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  3. 3
    You should play each note very short and sharp.
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  4. 4
    In order to play staccato, you should move the position of your wrists from down to up.
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  5. 5
    At the same time, play the notes with your fingers.
    Just keep in mind that this step is only for beginners.
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  6. 6
    As you get better you should only be playing notes with your fingers, and your wrists must be stable, instead of moving up and down.
    This is because when you're playing slowly, it's possible to move your wrists, but when you're playing fast, you don't have enough time to change the position of your wrists for each note.
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  7. 7
    While you're practicing scales using staccato, gradually increase your speed.
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  8. 8
    When you're able to perform the scale of your choice, move on and practice other scales.
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Notation Tips for Legato, Non-legato, and Staccato Notes

  • For writing notes, the tail of each note should be upward until the third line. After the third line the tails should be downward.
  • For writing slurs, dots or ties, when the tails of the notes are upward, you should write them below the notes. When they are downward, you should write them above the notes.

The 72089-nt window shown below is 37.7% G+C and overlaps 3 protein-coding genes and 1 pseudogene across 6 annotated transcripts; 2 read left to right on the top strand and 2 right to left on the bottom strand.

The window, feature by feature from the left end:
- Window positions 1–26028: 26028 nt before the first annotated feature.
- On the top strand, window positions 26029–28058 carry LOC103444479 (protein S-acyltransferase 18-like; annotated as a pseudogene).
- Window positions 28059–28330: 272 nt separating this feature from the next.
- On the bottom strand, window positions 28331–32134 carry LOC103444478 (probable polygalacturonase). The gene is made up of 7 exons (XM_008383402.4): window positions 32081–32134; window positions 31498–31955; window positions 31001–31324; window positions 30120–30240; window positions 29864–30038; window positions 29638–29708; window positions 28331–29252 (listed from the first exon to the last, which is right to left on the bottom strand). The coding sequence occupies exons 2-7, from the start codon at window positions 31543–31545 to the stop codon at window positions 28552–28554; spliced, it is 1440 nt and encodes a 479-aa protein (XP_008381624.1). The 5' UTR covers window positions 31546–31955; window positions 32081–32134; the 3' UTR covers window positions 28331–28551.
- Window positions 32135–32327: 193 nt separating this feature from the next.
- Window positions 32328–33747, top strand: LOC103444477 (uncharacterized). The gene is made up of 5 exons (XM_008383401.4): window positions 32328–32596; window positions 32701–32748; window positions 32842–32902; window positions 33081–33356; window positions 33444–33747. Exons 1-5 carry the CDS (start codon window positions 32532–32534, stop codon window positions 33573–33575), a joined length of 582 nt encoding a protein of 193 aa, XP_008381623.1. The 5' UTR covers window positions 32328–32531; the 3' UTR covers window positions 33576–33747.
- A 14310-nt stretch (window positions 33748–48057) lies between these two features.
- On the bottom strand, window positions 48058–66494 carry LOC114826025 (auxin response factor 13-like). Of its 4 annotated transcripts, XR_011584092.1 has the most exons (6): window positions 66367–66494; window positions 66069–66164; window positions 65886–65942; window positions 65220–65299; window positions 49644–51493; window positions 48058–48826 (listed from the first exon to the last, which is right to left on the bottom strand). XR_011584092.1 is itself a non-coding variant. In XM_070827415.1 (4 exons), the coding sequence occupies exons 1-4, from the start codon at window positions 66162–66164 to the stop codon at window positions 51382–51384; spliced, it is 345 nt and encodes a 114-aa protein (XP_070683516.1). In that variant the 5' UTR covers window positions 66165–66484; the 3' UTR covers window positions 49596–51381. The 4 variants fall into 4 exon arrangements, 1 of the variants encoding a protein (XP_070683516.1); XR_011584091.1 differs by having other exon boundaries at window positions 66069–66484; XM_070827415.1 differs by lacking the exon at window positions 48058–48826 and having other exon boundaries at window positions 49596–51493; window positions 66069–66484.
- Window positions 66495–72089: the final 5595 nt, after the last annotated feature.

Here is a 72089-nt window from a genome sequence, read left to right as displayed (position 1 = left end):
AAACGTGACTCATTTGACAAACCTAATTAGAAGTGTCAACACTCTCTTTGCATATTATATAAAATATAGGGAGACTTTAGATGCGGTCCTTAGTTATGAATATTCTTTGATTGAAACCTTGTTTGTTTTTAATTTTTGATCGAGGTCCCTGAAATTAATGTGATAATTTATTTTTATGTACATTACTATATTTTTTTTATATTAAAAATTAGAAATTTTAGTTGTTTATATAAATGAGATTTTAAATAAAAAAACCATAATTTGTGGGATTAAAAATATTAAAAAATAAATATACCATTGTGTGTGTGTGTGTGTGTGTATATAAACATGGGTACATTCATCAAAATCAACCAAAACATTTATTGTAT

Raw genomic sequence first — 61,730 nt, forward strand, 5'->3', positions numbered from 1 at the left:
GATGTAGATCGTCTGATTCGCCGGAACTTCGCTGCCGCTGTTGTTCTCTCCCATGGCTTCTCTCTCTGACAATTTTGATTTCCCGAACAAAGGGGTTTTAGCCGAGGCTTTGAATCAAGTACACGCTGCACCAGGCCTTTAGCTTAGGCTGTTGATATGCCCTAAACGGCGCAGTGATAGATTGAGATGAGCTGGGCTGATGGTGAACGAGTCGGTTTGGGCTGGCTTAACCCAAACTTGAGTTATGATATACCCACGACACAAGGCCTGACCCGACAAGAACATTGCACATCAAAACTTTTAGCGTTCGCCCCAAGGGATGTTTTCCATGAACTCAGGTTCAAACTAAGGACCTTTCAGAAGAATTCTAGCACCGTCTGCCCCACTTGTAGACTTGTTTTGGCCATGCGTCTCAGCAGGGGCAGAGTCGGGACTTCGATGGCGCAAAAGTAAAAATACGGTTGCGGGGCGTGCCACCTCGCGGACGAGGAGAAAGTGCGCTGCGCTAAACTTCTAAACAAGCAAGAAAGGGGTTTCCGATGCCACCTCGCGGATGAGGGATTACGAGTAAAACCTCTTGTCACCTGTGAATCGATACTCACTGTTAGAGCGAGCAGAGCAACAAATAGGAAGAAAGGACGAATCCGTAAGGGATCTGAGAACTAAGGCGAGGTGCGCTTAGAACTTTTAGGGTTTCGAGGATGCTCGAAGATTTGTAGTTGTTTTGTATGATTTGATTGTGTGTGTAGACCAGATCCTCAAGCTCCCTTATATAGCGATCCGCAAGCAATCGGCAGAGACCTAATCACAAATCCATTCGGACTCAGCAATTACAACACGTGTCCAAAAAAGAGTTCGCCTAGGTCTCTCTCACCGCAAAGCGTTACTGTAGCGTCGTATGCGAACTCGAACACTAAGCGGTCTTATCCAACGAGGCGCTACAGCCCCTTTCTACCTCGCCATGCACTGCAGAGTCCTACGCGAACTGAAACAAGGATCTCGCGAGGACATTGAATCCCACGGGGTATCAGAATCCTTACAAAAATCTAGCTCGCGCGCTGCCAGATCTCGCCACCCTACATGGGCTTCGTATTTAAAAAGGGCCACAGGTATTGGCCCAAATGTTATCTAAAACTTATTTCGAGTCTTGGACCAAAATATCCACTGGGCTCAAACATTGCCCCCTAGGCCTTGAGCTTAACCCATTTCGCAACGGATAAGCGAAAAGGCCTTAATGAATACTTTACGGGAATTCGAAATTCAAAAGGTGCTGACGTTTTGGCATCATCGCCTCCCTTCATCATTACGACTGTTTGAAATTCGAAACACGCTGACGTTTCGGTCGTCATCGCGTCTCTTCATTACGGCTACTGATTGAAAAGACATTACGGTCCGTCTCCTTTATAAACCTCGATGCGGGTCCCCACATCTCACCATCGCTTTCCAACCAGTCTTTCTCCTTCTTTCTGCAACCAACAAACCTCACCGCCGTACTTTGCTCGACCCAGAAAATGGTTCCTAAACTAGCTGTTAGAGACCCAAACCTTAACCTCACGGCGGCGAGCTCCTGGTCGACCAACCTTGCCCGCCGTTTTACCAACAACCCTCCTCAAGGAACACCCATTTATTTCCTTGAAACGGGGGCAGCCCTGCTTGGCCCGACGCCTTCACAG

Notation-Tail-Notes.png

Questions and Answers

Are notes without slurs nor staccato marks played exactly the same as portato?

If portato marked notes are played the same as notes without any markings, then why mark some notes with portato?

Portato notes are played somewhere in between staccato and legato, which endows the sounds with a certain feeling of vibration or pulsation instead of a smooth or abrupt set of notes. Legato is smooth and silky; staccato is rough and choppy; portato utilizes both: it takes legato and slightly emphasizes, or slightly shortens, the notes like in staccato. One of the most popular techniques to play portato is to brush the keys with your fingers.

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What is the meaning of non staccato?

I want a definition for non staccato in music. I have tried: I tried in Google thousands of times. It was now I saw this site.

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Trying to learn staccato. Total beginner in the piano here?

Total beginner in the piano here. Trying to learn Bartok #6 ('for children'), study for the left hand. Any YouTube videos that clearly show how to do staccato?. I have tried: Nothing yet, except on my own, and browsing internet a bit

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Recent edits by: jessica shegin, VisiHow, JasperEsp